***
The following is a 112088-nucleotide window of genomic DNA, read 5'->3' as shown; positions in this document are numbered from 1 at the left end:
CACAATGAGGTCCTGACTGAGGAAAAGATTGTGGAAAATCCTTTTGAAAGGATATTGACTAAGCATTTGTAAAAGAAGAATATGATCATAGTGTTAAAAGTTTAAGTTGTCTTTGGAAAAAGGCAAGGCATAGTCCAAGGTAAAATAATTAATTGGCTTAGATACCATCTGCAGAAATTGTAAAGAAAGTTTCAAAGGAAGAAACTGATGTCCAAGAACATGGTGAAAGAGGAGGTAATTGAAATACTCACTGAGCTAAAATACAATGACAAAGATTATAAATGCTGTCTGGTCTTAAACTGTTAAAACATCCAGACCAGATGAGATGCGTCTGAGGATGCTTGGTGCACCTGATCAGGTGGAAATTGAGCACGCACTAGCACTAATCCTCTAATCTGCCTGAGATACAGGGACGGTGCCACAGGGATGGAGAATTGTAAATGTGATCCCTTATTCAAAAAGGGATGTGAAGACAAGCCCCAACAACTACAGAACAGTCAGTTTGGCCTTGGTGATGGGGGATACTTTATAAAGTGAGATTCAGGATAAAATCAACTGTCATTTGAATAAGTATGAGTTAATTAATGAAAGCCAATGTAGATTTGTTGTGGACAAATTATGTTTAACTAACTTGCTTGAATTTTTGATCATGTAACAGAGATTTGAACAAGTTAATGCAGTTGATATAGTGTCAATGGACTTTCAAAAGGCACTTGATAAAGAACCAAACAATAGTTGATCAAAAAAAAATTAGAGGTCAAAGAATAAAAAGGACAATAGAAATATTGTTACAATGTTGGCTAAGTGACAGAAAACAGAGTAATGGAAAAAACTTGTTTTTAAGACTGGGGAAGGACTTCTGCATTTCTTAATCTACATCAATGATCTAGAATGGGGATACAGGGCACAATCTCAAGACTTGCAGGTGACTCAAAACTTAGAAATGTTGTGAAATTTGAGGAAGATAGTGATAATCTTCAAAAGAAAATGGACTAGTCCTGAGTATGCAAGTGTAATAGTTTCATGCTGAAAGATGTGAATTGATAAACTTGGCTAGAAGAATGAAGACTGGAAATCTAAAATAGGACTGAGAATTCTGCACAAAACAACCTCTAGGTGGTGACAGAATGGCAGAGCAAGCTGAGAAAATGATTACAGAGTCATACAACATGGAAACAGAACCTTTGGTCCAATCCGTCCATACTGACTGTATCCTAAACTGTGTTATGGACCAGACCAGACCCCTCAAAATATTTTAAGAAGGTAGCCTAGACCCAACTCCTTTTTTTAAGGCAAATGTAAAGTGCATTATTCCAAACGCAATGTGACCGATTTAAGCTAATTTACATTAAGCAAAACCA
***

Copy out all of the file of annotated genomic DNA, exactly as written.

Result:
The following is a 112088-nucleotide window of genomic DNA, read 5'->3' as shown; positions in this document are numbered from 1 at the left end:
CACAATGAGGTCCTGACTGAGGAAAAGATTGTGGAAAATCCTTTTGAAAGGATATTGACTAAGCATTTGTAAAAGAAGAATATGATCATAGTGTTAAAAGTTTAAGTTGTCTTTGGAAAAAGGCAAGGCATAGTCCAAGGTAAAATAATTAATTGGCTTAGATACCATCTGCAGAAATTGTAAAGAAAGTTTCAAAGGAAGAAACTGATGTCCAAGAACATGGTGAAAGAGGAGGTAATTGAAATACTCACTGAGCTAAAATACAATGACAAAGATTATAAATGCTGTCTGGTCTTAAACTGTTAAAACATCCAGACCAGATGAGATGCGTCTGAGGATGCTTGGTGCACCTGATCAGGTGGAAATTGAGCACGCACTAGCACTAATCCTCTAATCTGCCTGAGATACAGGGACGGTGCCACAGGGATGGAGAATTGTAAATGTGATCCCTTATTCAAAAAGGGATGTGAAGACAAGCCCCAACAACTACAGAACAGTCAGTTTGGCCTTGGTGATGGGGGATACTTTATAAAGTGAGATTCAGGATAAAATCAACTGTCATTTGAATAAGTATGAGTTAATTAATGAAAGCCAATGTAGATTTGTTGTGGACAAATTATGTTTAACTAACTTGCTTGAATTTTTGATCATGTAACAGAGATTTGAACAAGTTAATGCAGTTGATATAGTGTCAATGGACTTTCAAAAGGCACTTGATAAAGAACCAAACAATAGTTGATCAAAAAAAAATTAGAGGTCAAAGAATAAAAAGGACAATAGAAATATTGTTACAATGTTGGCTAAGTGACAGAAAACAGAGTAATGGAAAAAACTTGTTTTTAAGACTGGGGAAGGACTTCTGCATTTCTTAATCTACATCAATGATCTAGAATGGGGATACAGGGCACAATCTCAAGACTTGCAGGTGACTCAAAACTTAGAAATGTTGTGAAATTTGAGGAAGATAGTGATAATCTTCAAAAGAAAATGGACTAGTCCTGAGTATGCAAGTGTAATAGTTTCATGCTGAAAGATGTGAATTGATAAACTTGGCTAGAAGAATGAAGACTGGAAATCTAAAATAGGACTGAGAATTCTGCACAAAACAACCTCTAGGTGGTGACAGAATGGCAGAGCAAGCTGAGAAAATGATTACAGAGTCATACAACATGGAAACAGAACCTTTGGTCCAATCCGTCCATACTGACTGTATCCTAAACTGTGTTATGGACCAGACCAGACCCCTCAAAATATTTTAAGAAGGTAGCCTAGACCCAACTCCTTTTTTTAAGGCAAATGTAAAGTGCATTATTCCAAACGCAATGTGACCGATTTAAGCTAATTTACATTAAGCAAAACCA